‘I’ve never been in a mosque!’ may not be what you would expect to hear inside a synagogue, even the synagogue-turned-Museum at Eldridge
Street (www.eldridgestreet.org) in NYC’s Lower East Side. But last Sunday, my tour (as docent) was transformed into magical conversation as early 20th century Jewish immigration history blended with 21st century European.
My four Swiss and Swedish, non-Jewish, guests battled the weather on this blustery cold Sunday for a trip far from the maddening crowds of midtown. Why? Why visit this synagogue/museum, and invite discussion ? Granted, it’s a beautiful, inspiring source of immigrant (Jewish) history, and (optimistically) a certain destination for traveling American Jews. Interestingly, I often guide non-Jewish Europeans interested in historic and Jewish sites.
Touring a synagogue, they said, was a welcome treat. Zürich and Stockholm (as in much of Europe) synagogues are barricaded. Jewish history, and especially the Holocaust are
topics of regular dicussion – in the news and studied at school; visiting a synagogue and talking with Jews, seems a natural part of this education.
We found ourselves, having that rare conversation: open and honest, intimate, yet anonymous (names seemed unnecessary) between Jew and non, American and Europeans. A seeming gift as my quickie 20-minute overview expanded into an hour-long discussion of religious and global sociopolitical issues.
What did they want to share? Discussing religious – and immigrant issues in Europe today is complicated: both countries claim large and growing Muslim populations – typically, they said, not discussed.
Yet my ‘guests’ wanted to talk about this issue and more. They want to visit synagogues, mosques. Our conversation reminded me how present Jewish history is where Jews are largely absent.
The three Swiss visitors told of millions of unclaimed (Jewish) dollars quietly ‘absorbed’ by banks, until loudly – and scandalously –
Zürich, with Switzerland’s largest Jewish population ( 18,000, Wikipedia) , has a sizeable, easily identifiable Orthodox population. With twelve synagogues ( Google) there are Kosher supermarkets while others have aisles of kosher food. A fan of (kosher) red horseradish sat in front of me.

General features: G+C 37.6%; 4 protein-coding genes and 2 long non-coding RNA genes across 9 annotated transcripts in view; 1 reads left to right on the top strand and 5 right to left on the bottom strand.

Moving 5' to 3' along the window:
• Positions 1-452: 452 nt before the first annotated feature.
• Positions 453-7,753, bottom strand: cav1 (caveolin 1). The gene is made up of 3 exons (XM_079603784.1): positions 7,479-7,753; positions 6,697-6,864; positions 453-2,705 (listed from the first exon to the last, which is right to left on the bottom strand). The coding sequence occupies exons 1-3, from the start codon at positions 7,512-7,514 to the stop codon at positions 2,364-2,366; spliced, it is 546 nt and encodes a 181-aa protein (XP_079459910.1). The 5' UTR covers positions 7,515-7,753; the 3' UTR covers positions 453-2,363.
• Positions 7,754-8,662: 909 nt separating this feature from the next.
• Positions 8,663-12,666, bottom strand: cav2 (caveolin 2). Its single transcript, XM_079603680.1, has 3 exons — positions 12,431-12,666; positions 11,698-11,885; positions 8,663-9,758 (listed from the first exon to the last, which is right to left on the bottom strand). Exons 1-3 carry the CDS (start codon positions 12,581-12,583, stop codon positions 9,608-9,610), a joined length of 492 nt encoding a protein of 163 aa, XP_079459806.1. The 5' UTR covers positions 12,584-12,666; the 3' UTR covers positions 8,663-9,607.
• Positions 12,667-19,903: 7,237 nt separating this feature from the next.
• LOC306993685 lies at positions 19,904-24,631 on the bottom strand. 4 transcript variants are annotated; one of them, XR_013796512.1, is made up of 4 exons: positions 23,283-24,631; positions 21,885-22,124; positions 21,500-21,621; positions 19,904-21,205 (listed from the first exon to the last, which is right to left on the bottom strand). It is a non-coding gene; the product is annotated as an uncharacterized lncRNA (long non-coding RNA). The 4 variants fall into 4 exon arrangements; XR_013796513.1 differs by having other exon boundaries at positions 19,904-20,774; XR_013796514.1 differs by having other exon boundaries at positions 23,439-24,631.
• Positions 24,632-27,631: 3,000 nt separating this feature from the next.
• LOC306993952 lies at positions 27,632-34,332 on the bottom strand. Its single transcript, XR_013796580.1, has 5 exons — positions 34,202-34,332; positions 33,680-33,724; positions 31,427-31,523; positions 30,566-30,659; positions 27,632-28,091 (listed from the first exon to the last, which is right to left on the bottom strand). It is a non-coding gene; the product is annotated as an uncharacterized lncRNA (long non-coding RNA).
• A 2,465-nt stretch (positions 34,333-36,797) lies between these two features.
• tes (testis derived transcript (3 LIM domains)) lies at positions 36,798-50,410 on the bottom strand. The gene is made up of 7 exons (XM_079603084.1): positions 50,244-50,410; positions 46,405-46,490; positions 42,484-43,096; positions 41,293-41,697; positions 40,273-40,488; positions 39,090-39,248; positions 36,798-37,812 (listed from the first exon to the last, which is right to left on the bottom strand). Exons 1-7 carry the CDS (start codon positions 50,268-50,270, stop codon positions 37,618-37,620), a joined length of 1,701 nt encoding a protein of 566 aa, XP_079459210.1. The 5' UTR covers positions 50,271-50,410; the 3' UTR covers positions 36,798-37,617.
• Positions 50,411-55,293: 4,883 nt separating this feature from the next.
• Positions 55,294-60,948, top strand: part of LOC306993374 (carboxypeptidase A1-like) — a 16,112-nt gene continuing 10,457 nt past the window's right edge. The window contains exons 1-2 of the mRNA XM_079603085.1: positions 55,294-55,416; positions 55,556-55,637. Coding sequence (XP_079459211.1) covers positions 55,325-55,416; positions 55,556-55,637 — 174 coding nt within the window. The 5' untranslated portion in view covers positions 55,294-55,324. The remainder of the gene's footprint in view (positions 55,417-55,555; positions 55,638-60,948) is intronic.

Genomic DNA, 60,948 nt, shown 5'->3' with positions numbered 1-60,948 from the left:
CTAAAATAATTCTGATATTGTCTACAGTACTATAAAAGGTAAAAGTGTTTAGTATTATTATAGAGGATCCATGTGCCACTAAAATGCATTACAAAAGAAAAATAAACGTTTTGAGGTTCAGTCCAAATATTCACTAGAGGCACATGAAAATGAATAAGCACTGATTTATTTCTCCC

Our Swedish conversant had taught in a school with a Jewish ‘half’. Stockholm’s Jews, ‘blend in’. Few are identifiably Orthodox. With no ethnic registration in Sweden, the halakh-icly (Jewish mother) Jewish population is estimated (Wikipedia) around 20,000. Neutral during WWII, a further search found anti-Semitism a growing problem in Malmo, Sweden’s 3rd largest city (an interesting, yet scary read)(http://en.wikipedia.org/wiki/History_of_the_Jews_in_Sweden).
I asked if there was a public Menorah at Chanukah/Hanukkah like in Zagreb (with 1,500 Jews) . Laughing, they questioned the Ch vs H pronunciation – the guttural Ch rumbled easily from their European throats. No, there is no visible celebration. The Swiss woman saw her first ‘Festival of Lights’ notice here in NYC, ten years ago.
In my post ‘Holiday Lights in Zagreb’ notice the picture of ONE small corner of ONE decorated window acknowledging Chanukah, and, the identity challenge for Jewish and Muslim kids who don’t celebrate Christmas. The Swedish woman shared (some) Muslim’s had Christmas trees for their kids – a gesture of belonging. (Check out the post ‘A promised Krakow story’ about Slawek’s experience.)
Up in the women’s section, the two men and two women naturally sat on either side of the aisle . Naturally, as one man said, the men and women sat separately (like Orthodox Jews) in his small town Swiss Church.
Religious similarity? Do excuses for war cause humans to search for differences?
There was competition for which country was changing more due to immigration: Sweden: 1 in 8 is an immigrant. Switzerland: 1 in 7. As diversity increases, does tolerance?
How do we broaden our tolerance, make it part of Homo sapien DNA? Can teaching respect drive hate crimes to extinction?
Classroom learning is a good start. But is there any substitute for open, honest, face-to-face conversation like the five of us shared? Our conversation was another reminder that people want to talk and learn about issues of religion and identity.
My challenge: searching for ways to safely carve out time and emotional (listening) space for conversation.
Wishing you a week filled with unexpected and open conversation!